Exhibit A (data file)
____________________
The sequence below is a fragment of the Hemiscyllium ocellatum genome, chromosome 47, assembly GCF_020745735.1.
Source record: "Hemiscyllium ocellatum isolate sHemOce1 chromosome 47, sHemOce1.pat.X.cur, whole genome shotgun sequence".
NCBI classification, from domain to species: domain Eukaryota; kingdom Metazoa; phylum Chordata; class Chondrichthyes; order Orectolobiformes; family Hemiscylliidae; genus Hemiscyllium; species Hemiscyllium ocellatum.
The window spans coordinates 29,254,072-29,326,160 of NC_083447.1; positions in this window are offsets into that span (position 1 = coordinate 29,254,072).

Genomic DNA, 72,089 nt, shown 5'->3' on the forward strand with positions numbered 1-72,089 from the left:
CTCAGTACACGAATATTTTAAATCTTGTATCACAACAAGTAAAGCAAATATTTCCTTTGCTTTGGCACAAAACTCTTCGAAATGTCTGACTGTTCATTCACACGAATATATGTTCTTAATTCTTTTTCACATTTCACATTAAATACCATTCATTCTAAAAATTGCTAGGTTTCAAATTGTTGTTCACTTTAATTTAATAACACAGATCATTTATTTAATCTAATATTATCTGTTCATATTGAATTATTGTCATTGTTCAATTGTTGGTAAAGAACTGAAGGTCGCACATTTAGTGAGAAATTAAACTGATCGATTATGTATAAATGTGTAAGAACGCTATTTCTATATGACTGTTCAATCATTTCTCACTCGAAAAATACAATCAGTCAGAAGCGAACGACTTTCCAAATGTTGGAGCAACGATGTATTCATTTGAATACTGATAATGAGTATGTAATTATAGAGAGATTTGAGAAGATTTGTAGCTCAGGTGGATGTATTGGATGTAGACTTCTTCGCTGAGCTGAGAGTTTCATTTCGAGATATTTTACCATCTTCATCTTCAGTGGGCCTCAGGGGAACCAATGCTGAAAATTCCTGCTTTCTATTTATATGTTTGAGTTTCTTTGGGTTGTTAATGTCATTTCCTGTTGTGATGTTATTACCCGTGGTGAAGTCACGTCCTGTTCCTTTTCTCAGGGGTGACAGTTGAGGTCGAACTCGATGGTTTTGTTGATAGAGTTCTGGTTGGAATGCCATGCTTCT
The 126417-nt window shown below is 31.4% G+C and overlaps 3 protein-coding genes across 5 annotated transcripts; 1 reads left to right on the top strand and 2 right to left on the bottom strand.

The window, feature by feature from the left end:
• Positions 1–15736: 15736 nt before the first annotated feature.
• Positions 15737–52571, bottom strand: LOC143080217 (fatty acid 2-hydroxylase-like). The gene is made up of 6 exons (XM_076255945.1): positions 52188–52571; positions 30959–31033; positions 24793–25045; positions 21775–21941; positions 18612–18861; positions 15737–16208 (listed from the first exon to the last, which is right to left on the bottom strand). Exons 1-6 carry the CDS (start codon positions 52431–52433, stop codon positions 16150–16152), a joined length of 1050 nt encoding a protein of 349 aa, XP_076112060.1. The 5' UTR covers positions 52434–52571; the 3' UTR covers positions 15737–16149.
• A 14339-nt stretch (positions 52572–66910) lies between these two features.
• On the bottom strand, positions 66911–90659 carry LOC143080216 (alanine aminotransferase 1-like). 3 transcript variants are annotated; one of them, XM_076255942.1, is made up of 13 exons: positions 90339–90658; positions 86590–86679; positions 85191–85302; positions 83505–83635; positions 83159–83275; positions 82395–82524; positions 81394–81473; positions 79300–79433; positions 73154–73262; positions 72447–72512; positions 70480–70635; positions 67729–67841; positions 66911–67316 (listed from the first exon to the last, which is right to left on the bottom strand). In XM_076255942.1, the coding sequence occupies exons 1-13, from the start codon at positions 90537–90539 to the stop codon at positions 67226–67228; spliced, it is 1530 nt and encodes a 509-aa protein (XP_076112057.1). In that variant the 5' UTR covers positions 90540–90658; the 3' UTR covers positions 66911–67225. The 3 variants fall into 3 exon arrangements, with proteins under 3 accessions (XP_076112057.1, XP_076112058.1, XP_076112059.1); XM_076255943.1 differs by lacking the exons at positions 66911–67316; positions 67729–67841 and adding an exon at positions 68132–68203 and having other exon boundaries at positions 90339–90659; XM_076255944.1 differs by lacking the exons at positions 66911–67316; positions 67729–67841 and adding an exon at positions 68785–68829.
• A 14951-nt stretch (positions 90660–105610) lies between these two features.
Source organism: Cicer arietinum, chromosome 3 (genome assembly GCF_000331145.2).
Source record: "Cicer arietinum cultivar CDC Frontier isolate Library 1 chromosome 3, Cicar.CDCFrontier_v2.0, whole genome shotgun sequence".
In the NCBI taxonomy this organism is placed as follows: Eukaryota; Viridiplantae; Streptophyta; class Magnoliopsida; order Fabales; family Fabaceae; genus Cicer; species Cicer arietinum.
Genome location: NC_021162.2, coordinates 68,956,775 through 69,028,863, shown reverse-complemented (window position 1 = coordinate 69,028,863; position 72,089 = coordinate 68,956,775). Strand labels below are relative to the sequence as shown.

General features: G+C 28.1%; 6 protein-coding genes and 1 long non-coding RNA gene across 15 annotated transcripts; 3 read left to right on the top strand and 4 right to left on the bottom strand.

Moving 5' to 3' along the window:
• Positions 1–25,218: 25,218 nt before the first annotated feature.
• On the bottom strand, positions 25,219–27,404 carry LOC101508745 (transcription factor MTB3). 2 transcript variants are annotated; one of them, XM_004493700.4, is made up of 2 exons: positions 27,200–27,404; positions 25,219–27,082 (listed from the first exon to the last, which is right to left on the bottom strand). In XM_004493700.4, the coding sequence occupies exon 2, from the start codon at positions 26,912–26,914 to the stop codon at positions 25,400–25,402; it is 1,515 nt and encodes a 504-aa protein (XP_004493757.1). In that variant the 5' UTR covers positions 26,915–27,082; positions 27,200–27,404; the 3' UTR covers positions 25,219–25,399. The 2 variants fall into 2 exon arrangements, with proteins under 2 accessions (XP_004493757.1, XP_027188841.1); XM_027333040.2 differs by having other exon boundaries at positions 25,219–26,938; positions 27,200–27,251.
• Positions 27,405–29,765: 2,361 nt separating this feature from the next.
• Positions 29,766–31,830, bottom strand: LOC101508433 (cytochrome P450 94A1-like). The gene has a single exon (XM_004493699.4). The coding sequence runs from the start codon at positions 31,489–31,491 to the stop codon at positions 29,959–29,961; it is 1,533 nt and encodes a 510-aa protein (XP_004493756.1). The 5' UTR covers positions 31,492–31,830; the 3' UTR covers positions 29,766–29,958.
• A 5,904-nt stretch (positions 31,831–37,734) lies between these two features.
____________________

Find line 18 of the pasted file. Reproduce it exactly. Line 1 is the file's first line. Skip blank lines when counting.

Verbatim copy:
General features: G+C 28.1%; 6 protein-coding genes and 1 long non-coding RNA gene across 15 annotated transcripts; 3 read left to right on the top strand and 4 right to left on the bottom strand.